I frequently go days at work without writing code. On many days, I do “typical” test activities (seeing what works, what doesn’t work, etc.) Some days I’m debugging all day. Other days, I’m sifting through the perl and batch scripts that bolt our build process together. On other days, I’m managing projects, tweaking excel, or trying not to cause too many problems in SQL. This afternoon, at least after lunch, was coding time – and probably the first extended code time I’ve had in a few weeks.
Without too many boring details, I had a backlog item to write a service to automatically launch a memory analysis tool and periodically take snapshots of memory allocations in specified processes. The memory analysis tools (which I also
wrote adapted from another project) work really well, but need a lot of manual intervention in order to get accurate data. I wrote a quick “spec” on my whiteboard, wrote tests as I went along, and in about four hours I had it up and running successfully. I’m confident that the service will make it much easier for our team to find and isolate memory issues. To me, writing this tool was a testing activity. It doesn’t test anything, but certainly makes testing of the product much easier.
On my drive home, I was pondering the universe (and my day) and remembered that there’s a sad bit of truth in the software world. It’s a fallacy that causes great confusion. It promotes poor strategies, bad hiring decisions, and endless confusion among management, contributors, and consultants. It may very well be the most misunderstood word in the world of software. It’s the “A” word that is practically ruining testing.
Yes – as much as I hate them, I used a one word paragraph. I did it because the abuse and misuse of “automation” in testing is causing too many smart people to do too many dumb things. That said, I suppose an explanation is in order.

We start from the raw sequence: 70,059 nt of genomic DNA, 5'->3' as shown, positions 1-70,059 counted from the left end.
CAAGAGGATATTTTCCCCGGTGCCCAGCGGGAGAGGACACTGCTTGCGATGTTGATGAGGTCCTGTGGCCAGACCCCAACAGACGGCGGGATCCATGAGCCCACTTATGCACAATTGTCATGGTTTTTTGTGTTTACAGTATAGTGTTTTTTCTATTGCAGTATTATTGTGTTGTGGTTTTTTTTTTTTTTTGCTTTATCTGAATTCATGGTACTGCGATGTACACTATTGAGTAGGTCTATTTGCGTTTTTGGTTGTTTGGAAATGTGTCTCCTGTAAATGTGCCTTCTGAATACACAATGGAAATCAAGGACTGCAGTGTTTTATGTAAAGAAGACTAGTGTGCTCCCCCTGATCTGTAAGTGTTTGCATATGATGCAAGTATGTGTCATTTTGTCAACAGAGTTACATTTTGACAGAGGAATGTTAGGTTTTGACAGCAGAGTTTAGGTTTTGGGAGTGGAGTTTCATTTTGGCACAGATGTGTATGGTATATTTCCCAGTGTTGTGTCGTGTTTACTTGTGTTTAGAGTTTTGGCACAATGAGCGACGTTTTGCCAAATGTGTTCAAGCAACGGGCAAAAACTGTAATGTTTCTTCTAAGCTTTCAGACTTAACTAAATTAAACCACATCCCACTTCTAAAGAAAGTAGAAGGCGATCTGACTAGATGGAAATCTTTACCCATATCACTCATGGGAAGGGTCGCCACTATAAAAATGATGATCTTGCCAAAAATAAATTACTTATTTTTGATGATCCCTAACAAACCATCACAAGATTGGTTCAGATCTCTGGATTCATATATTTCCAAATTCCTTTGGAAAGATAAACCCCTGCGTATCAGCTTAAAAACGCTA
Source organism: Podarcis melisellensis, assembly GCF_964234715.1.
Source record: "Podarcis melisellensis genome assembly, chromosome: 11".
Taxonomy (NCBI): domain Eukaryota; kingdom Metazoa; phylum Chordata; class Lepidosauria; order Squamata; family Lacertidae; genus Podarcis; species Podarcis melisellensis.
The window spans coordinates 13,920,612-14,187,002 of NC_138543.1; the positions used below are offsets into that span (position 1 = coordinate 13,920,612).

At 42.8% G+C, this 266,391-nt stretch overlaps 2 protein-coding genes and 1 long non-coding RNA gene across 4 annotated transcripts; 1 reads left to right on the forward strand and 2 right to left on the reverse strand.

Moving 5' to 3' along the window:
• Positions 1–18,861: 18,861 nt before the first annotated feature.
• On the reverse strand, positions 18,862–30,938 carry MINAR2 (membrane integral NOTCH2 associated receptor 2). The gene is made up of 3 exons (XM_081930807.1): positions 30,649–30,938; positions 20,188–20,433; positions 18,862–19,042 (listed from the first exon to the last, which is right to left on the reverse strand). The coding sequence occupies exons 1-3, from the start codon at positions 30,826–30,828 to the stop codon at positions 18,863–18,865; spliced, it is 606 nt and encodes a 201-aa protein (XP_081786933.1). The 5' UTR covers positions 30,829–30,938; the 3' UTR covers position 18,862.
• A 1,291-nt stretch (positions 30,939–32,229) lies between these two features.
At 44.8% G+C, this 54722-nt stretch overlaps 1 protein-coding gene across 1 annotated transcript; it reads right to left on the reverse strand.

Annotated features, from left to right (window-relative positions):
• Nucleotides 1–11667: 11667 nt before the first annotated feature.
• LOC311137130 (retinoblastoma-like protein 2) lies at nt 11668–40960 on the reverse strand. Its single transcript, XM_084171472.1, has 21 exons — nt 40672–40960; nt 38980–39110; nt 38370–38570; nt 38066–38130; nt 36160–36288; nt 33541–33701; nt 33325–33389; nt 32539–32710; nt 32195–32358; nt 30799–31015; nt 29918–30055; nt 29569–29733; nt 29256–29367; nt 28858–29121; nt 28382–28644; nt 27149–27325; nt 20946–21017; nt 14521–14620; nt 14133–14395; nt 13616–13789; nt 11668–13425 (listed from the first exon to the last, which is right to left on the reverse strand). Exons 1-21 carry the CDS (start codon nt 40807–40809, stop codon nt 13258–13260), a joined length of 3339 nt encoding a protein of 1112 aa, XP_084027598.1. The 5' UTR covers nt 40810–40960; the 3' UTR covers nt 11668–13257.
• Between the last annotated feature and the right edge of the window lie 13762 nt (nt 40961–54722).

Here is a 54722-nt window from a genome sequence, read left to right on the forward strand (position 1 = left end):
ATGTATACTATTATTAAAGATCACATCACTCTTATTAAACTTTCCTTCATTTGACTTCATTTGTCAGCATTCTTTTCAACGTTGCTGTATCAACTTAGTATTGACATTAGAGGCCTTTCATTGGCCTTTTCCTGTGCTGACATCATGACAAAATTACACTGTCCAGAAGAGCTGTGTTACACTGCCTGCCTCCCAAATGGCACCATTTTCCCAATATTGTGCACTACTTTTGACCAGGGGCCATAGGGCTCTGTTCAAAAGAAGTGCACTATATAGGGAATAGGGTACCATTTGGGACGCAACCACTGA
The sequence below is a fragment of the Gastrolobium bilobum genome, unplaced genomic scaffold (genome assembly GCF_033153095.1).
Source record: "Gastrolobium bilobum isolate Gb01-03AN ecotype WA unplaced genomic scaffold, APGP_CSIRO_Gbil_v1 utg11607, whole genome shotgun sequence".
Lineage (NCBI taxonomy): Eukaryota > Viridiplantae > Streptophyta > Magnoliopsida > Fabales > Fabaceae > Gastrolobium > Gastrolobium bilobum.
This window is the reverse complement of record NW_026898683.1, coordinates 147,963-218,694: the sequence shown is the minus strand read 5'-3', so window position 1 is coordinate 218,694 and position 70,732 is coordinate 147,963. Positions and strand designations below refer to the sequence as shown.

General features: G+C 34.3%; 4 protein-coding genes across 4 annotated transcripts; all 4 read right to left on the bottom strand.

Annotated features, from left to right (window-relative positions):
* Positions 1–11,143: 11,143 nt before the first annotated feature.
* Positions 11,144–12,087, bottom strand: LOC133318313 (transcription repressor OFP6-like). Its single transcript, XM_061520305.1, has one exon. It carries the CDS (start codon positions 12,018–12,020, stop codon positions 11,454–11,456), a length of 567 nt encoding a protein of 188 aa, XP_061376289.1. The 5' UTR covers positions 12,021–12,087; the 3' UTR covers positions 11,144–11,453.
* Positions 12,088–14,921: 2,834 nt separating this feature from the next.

Once upon a time, someone noticed that testers who knew how to code (or coders who knew how to test) were doing some wicked-cool testing. They had tools and stress tests and monitoring and analysis and they found great bugs that nobody else could find – “Test Developers” were all the rage…so we (the industry) hired more of them. Not much later (and possibly simultaneously), someone else decided that testers who could code could automate all of the tasks that the silly testers who didn’t code used to do. Instead of finding really cool bugs, coding testers were now automating a bunch of steps previously done manually. Not to be left out, UI automation frameworks began to sprout, with a promise that “anyone can automate – even a tester.” Now, test teams can spend the bulk of their time maintaining and debugging tests that never should have been automated in the first place.
And that was the first step into darkness.
This mindset, although common, kills me:
- Testers who code write automation
- Automation is primarily made up of a suite of user tasks
- Automation is primarily done through the GUI
All of these items are, in my opinion, idiotic – and likely harmful to software quality. It focuses test teams in the wrong place and is, frankly, insulting to testers who know coding.
If you’re a tester who writes code (or a coder who cares about testing), try this:
- Write tools that help you find important bugs quickly
- Write a few high level tests that ensure user actions “work”, but leave most of it for exploratory testing, user testing (assuming you have great monitoring tools), or both.
- If you must write GUI tests for the above, write fewer of them (that way you’ll spend less time investigating their flaky behavior).
If you’re a tester who writes code, you’re not a test automator, you’re not a test automation engineer, and you don’t write test automation or test code.
You write code. And you test.
You write code that helps the product get out the door sooner. And if the code you write (or the testing you do) doesn’t help the product, why are you doing it in the first place?